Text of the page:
The mistreatment of queer characters in TV shows is nothing new: the ‘burying your gays’ trope has been evident in popular media for far too long. This is the idea that queer people are stripped of a happy ending or healthy relationship, likely including a fatality. Often, the queer character was only a display of tokenism in the first place, not contributing to the wider plot or instead working to improve the character development of the cishet main characters. Some of your favourite TV shows likely include this trope, including Buffy the Vampire Slayer, Larry, the only ‘out and proud’ gay character and only named fatality of the season three finale, and Hollyoaks which, though it has made waves for LGBT representation in soaps, plays heavily into the psycho lesbian trope.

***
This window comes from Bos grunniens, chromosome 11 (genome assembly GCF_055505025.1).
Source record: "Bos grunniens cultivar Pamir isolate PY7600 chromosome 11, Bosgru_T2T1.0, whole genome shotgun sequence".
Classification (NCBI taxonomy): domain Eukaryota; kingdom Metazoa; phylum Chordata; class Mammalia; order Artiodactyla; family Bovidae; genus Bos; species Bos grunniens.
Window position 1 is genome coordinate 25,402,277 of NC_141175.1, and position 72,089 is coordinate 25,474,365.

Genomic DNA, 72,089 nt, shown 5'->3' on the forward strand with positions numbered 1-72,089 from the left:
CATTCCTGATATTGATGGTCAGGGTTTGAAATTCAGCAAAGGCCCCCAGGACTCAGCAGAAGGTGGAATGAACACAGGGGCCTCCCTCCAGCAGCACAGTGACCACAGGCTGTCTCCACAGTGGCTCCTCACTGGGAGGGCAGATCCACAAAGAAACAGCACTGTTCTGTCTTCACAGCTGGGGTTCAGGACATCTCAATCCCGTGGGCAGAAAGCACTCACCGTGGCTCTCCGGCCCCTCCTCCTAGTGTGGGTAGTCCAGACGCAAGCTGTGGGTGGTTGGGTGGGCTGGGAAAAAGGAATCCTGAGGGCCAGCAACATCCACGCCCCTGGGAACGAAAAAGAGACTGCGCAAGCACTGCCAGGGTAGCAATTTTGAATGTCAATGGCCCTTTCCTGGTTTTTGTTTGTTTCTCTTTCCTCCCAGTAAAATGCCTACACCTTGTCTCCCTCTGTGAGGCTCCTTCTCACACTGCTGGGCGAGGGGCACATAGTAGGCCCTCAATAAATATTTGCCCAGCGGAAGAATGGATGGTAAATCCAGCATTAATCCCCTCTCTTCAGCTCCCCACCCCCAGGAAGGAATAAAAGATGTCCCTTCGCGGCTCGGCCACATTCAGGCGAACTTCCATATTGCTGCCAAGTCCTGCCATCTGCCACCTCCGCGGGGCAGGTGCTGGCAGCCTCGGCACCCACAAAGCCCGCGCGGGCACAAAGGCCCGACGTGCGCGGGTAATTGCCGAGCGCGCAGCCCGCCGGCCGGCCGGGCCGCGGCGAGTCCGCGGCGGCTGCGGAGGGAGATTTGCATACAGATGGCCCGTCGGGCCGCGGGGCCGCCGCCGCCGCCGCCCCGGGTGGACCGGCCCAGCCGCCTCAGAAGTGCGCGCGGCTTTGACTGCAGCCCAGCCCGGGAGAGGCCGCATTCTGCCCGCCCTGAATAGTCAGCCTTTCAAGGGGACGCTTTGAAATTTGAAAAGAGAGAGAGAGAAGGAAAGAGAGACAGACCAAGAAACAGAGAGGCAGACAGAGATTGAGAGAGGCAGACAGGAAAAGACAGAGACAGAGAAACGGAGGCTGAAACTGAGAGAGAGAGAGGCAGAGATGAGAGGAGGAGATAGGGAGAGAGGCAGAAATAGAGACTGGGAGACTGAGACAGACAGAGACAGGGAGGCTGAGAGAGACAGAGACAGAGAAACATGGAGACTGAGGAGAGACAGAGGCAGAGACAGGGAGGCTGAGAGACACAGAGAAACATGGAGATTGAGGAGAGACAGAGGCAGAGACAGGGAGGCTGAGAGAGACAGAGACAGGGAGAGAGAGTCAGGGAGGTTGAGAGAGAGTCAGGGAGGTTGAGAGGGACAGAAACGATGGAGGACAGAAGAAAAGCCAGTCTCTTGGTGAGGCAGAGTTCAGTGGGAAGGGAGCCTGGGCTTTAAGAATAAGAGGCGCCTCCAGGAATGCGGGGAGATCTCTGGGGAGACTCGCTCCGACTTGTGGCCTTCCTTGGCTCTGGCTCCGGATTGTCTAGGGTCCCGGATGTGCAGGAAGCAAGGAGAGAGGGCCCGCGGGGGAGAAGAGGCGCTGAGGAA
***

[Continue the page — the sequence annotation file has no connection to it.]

On that note, Killing Eve’s recent finale similarly betrayed its queer audience by falling victim to many of these restrictive tropes. The ending of season three gave fans hope their favourite duo would finally find peace together, away from the wider corrupt systems that have confined them to a cycle of emotional turmoil. However, Laurie Nunn – of Sex Education fame- had other ideas. For reasons not clearly explained, Eve and Villanelle seem to have forgotten about their entire reunition on the bridge scene: Eve is on a murderous mission of her own whilst Villanelle seeks divine intervention. As sapphic audience members, the Christian rebirth journey to abolish sin is something many of us are exhausted from and reflects a wider lesbophobic discourse- that a woman-love-woman relationship is sinful, and that religious and queer identities cannot coexist. Throughout the series, Villanelle’s bisexuality is casually a part of her identity, not dismissed yet not elevated. This type of representation is itself a rarity, and can be life-saving to those who see themselves reflected on screen (though, hopefully, without the affinity for assassination). It is therefore beyond disappointing, and often actively harmful when, after several seasons of fan dedication and character growth. We see Villanelle embrace a softer side to life throughout the final season, that audience is rewarded with a character they align with facing the happiness they have worked for suddenly revoked. The outcry we see from queer fanbases in such cases is because the hope that a queer person could be deserving of love and peace is something many of us have felt is beyond our reach, and even fiction won’t allow us to believe it. The reason this time feels different from similar examples such as in Supernatural or The 100– for which writers merely released a statement conveying their intent to do better- is because the actors are so clearly discontent with the series finale and even Luke Jennings, the author of Codename: Villanelle which Killing Eve is based upon, was “taken aback” by the ending. Producers should be taking note that we will no longer accept the mistreatment of queer identities. Queer TV fans deserve to be able to escape the realities of a heteronormative society through the world of fiction.